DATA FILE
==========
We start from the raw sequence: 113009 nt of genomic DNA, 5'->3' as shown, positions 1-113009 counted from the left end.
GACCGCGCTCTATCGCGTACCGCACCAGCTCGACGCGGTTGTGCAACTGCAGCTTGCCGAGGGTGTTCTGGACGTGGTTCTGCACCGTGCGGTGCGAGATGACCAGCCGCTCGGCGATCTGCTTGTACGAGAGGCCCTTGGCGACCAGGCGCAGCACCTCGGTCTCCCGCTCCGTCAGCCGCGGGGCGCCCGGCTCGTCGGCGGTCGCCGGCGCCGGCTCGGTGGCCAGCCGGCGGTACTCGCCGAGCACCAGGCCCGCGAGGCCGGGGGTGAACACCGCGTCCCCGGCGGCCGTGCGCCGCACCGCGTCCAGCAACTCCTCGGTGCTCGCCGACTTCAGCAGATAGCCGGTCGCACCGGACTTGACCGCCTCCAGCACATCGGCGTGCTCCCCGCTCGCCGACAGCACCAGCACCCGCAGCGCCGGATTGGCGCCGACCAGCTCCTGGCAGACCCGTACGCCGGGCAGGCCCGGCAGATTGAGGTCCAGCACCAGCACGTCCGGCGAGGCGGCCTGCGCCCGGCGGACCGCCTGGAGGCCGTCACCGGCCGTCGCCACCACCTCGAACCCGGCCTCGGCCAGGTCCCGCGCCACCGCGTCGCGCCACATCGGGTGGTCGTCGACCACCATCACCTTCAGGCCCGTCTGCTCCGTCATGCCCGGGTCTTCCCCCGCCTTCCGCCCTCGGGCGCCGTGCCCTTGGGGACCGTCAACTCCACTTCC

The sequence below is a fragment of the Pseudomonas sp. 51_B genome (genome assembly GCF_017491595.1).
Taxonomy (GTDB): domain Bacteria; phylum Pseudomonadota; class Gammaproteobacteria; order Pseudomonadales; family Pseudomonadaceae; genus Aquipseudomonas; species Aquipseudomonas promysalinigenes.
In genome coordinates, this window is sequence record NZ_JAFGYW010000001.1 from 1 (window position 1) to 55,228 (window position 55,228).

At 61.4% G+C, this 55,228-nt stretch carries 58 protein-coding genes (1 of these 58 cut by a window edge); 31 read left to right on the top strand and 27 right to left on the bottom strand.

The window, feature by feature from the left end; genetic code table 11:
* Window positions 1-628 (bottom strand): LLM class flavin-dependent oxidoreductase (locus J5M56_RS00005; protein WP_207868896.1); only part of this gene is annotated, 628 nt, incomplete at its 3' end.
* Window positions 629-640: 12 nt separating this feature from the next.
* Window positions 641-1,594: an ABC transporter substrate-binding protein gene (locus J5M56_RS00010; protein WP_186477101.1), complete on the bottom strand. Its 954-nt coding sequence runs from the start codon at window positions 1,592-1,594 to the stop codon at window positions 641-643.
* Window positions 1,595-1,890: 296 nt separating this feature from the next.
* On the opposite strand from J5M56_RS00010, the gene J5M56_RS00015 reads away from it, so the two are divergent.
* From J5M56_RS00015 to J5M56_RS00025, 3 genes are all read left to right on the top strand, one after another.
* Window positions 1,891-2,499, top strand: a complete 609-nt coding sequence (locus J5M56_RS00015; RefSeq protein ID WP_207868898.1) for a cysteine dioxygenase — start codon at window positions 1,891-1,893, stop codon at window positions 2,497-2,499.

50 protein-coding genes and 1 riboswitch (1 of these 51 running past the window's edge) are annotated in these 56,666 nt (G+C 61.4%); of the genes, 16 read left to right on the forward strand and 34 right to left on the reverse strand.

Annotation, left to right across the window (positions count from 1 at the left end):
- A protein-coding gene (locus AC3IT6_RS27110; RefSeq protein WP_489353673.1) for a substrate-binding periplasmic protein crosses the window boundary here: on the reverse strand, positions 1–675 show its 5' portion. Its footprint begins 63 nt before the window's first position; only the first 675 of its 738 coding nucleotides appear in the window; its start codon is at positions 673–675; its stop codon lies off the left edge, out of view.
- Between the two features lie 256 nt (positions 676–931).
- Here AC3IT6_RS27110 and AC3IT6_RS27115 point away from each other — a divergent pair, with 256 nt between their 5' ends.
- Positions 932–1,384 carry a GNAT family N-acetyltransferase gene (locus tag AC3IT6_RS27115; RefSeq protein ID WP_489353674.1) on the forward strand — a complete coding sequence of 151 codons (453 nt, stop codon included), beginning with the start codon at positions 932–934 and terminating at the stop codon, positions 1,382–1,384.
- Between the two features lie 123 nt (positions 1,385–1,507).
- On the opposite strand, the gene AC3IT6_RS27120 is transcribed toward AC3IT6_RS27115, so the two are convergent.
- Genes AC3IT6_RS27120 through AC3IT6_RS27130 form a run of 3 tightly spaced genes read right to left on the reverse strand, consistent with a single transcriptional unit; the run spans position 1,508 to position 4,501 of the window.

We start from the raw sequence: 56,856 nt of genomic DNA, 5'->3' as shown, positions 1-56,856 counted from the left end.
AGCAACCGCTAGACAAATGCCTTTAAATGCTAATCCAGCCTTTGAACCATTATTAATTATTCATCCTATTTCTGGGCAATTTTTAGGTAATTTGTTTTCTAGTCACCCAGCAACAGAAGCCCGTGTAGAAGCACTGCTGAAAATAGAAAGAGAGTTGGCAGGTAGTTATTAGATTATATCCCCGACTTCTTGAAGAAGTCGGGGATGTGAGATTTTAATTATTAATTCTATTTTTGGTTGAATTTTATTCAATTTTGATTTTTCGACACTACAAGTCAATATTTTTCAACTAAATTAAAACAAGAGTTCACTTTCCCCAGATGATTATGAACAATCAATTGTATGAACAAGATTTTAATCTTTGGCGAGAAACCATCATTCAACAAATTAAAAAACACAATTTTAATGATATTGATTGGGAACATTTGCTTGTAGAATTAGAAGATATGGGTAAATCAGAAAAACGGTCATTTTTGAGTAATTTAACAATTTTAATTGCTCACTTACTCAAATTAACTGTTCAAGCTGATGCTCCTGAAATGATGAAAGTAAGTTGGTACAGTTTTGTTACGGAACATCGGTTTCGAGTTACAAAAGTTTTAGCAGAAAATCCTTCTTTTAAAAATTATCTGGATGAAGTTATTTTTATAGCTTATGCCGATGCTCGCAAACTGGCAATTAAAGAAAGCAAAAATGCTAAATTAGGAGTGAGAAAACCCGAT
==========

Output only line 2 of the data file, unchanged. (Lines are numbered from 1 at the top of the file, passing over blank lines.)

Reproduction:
GACCGCGCTCTATCGCGTACCGCACCAGCTCGACGCGGTTGTGCAACTGCAGCTTGCCGAGGGTGTTCTGGACGTGGTTCTGCACCGTGCGGTGCGAGATGACCAGCCGCTCGGCGATCTGCTTGTACGAGAGGCCCTTGGCGACCAGGCGCAGCACCTCGGTCTCCCGCTCCGTCAGCCGCGGGGCGCCCGGCTCGTCGGCGGTCGCCGGCGCCGGCTCGGTGGCCAGCCGGCGGTACTCGCCGAGCACCAGGCCCGCGAGGCCGGGGGTGAACACCGCGTCCCCGGCGGCCGTGCGCCGCACCGCGTCCAGCAACTCCTCGGTGCTCGCCGACTTCAGCAGATAGCCGGTCGCACCGGACTTGACCGCCTCCAGCACATCGGCGTGCTCCCCGCTCGCCGACAGCACCAGCACCCGCAGCGCCGGATTGGCGCCGACCAGCTCCTGGCAGACCCGTACGCCGGGCAGGCCCGGCAGATTGAGGTCCAGCACCAGCACGTCCGGCGAGGCGGCCTGCGCCCGGCGGACCGCCTGGAGGCCGTCACCGGCCGTCGCCACCACCTCGAACCCGGCCTCGGCCAGGTCCCGCGCCACCGCGTCGCGCCACATCGGGTGGTCGTCGACCACCATCACCTTCAGGCCCGTCTGCTCCGTCATGCCCGGGTCTTCCCCCGCCTTCCGCCCTCGGGCGCCGTGCCCTTGGGGACCGTCAACTCCACTTCC